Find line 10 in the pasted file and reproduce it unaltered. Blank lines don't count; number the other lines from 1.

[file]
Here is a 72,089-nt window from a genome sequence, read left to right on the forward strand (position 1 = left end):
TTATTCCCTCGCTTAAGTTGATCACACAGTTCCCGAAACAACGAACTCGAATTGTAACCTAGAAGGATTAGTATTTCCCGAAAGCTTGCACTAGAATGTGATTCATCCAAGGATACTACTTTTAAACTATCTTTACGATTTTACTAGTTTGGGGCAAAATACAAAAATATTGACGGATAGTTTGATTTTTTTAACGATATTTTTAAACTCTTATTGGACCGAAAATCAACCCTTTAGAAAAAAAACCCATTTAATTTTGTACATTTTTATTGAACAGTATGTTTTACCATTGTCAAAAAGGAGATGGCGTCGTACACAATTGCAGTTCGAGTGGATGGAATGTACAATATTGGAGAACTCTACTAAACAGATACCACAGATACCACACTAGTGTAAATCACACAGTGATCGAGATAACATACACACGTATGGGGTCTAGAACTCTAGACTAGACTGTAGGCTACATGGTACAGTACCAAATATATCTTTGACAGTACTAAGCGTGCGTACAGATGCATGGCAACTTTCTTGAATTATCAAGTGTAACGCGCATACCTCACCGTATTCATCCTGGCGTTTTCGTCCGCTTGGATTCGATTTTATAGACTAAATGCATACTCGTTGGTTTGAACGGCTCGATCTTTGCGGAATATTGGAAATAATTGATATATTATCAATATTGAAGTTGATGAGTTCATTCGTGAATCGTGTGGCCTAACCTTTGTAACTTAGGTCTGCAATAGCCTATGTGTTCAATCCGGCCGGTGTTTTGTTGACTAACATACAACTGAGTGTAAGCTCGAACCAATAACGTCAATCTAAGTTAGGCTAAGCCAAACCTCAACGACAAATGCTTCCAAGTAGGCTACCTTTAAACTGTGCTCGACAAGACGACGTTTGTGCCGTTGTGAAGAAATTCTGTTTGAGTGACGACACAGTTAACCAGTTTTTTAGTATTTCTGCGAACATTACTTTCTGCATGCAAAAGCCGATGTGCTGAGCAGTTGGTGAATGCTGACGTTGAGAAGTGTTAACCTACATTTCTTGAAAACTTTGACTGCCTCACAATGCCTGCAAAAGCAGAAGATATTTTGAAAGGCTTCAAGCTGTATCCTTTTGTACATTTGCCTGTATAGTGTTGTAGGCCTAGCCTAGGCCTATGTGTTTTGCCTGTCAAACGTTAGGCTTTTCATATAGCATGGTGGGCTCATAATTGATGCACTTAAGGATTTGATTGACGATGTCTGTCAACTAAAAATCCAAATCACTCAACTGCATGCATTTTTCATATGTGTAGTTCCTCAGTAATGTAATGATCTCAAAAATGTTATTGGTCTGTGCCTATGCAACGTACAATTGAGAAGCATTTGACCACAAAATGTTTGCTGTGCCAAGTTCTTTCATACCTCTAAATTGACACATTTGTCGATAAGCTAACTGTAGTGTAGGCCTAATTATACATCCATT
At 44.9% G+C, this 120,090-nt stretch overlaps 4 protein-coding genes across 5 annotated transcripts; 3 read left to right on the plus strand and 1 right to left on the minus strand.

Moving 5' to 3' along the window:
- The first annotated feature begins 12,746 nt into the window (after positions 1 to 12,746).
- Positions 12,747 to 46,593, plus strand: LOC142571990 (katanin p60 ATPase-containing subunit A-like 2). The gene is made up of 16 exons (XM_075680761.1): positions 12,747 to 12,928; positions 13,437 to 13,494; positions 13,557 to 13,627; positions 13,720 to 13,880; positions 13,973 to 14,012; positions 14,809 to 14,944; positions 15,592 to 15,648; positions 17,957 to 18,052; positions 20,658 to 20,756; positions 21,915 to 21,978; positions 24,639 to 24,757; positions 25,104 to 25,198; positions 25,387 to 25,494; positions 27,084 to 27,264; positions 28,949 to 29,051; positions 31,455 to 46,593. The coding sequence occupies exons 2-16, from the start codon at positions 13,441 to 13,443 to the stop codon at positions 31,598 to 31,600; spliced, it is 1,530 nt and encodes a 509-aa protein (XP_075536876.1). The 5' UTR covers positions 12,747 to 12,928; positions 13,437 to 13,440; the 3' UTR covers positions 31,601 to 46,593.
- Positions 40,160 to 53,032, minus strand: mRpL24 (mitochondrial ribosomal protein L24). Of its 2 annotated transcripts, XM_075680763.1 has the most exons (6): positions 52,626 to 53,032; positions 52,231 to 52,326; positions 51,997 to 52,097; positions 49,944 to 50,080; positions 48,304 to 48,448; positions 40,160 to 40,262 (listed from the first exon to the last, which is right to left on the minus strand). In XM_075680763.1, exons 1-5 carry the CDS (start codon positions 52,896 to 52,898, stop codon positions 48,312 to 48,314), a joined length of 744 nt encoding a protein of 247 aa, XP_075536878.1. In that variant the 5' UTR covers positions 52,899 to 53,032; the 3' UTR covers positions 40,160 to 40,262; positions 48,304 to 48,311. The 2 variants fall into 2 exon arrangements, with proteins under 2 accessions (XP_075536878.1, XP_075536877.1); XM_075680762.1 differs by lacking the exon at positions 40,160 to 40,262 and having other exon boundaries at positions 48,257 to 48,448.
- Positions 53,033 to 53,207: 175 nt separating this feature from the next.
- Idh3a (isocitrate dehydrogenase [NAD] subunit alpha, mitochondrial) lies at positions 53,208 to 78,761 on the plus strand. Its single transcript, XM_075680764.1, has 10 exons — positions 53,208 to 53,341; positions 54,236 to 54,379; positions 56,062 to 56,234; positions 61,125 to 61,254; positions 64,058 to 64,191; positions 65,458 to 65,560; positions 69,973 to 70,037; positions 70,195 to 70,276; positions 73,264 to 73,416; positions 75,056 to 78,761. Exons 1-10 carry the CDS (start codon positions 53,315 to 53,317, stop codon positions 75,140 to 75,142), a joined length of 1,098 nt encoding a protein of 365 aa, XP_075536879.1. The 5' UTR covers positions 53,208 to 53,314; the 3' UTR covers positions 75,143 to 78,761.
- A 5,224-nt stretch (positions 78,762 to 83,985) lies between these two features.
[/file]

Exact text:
- A 5,224-nt stretch (positions 78,762 to 83,985) lies between these two features.